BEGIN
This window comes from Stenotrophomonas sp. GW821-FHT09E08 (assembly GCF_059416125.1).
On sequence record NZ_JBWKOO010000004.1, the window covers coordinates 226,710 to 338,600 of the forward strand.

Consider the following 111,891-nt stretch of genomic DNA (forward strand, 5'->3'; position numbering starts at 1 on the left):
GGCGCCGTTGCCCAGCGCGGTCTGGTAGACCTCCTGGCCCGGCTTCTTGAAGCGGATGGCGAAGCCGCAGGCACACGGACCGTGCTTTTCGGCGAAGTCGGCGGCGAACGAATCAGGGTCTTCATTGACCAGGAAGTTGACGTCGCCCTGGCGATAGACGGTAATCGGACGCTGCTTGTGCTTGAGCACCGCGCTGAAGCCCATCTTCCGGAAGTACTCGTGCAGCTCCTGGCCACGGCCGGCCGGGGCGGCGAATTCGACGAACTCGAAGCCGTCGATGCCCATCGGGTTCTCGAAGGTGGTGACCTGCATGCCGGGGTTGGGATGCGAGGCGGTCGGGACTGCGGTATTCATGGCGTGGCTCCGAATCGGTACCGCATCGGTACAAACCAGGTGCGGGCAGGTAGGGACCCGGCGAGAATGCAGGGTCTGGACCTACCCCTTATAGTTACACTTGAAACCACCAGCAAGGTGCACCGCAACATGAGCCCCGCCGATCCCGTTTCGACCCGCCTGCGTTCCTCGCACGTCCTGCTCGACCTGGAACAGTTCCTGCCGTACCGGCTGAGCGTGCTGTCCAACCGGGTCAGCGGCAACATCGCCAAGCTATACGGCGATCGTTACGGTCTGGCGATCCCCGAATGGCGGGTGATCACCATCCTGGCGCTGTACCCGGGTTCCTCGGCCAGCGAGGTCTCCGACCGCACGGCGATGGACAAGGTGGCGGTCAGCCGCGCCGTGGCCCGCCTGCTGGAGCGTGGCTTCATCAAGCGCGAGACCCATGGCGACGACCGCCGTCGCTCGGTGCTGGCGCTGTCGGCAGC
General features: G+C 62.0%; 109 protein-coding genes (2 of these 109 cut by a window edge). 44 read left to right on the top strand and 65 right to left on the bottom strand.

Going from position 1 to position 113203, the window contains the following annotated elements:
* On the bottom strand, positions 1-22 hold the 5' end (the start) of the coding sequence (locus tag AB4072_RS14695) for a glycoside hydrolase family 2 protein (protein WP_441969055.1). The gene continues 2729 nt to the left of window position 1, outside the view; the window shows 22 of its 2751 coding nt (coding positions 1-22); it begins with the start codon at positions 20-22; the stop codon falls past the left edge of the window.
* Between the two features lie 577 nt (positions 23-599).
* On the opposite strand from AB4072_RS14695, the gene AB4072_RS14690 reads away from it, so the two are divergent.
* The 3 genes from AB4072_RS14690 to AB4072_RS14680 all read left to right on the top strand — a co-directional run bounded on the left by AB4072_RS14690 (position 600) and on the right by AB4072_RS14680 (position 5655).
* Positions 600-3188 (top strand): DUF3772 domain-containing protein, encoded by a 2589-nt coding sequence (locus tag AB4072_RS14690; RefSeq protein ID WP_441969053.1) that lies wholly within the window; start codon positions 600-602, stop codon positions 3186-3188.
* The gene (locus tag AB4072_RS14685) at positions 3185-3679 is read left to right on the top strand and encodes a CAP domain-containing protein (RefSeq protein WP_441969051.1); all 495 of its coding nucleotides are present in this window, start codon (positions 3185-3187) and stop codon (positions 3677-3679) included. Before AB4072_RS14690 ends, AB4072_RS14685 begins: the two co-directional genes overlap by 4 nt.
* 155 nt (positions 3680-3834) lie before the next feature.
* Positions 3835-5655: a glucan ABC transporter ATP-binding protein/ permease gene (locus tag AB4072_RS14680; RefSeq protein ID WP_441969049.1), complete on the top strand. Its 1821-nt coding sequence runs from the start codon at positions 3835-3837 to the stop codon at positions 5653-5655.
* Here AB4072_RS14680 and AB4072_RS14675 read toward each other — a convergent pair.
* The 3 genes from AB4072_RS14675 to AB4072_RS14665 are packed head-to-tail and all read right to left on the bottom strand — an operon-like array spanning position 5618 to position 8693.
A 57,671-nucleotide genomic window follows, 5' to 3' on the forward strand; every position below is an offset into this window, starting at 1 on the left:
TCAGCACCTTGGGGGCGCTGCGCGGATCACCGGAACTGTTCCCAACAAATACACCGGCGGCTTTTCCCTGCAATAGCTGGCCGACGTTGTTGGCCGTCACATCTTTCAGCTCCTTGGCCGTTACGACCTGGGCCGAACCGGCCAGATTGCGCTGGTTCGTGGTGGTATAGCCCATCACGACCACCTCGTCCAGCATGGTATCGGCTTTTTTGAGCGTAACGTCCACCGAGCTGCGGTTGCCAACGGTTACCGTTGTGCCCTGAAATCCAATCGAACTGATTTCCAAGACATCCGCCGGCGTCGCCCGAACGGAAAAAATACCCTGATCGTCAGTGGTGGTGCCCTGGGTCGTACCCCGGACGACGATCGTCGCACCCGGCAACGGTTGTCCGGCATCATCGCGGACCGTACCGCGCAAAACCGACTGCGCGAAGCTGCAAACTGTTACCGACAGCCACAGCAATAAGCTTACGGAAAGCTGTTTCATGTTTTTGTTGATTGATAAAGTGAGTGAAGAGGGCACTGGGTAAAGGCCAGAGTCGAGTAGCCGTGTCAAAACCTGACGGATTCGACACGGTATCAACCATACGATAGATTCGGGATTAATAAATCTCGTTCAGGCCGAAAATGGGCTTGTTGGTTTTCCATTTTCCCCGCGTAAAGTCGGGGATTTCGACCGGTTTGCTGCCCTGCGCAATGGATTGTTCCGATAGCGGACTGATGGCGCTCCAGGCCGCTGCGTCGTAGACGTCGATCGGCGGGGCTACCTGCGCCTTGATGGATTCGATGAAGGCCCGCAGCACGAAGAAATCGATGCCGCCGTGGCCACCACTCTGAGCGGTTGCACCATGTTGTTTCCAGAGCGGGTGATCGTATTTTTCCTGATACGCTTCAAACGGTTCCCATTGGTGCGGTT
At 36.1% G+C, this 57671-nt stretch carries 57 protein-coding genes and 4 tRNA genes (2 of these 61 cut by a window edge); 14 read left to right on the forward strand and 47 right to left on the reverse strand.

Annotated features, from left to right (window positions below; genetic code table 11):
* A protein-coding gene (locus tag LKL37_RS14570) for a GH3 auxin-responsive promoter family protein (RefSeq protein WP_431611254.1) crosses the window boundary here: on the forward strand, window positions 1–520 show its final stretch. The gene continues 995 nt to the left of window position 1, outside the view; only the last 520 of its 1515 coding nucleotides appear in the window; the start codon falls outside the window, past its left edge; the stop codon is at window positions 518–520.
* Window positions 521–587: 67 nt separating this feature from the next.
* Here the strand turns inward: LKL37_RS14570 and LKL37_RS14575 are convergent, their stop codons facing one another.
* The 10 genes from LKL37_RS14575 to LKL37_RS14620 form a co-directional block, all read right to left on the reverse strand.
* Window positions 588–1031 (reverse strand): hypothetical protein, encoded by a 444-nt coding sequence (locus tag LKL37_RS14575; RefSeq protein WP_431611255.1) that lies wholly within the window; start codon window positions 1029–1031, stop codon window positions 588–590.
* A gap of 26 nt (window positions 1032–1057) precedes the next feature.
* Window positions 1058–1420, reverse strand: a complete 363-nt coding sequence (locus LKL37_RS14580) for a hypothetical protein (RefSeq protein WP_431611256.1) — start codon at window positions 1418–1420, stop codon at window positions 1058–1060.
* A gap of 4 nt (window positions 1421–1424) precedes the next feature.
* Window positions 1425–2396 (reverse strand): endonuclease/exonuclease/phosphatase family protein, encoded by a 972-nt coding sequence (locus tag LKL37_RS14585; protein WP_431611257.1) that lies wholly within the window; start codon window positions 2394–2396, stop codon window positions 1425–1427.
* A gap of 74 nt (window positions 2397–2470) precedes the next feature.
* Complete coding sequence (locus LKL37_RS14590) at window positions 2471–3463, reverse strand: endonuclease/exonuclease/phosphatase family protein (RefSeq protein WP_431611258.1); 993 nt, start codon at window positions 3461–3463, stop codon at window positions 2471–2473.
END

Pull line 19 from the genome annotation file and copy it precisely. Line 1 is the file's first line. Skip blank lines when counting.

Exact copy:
At 36.1% G+C, this 57671-nt stretch carries 57 protein-coding genes and 4 tRNA genes (2 of these 61 cut by a window edge); 14 read left to right on the forward strand and 47 right to left on the reverse strand.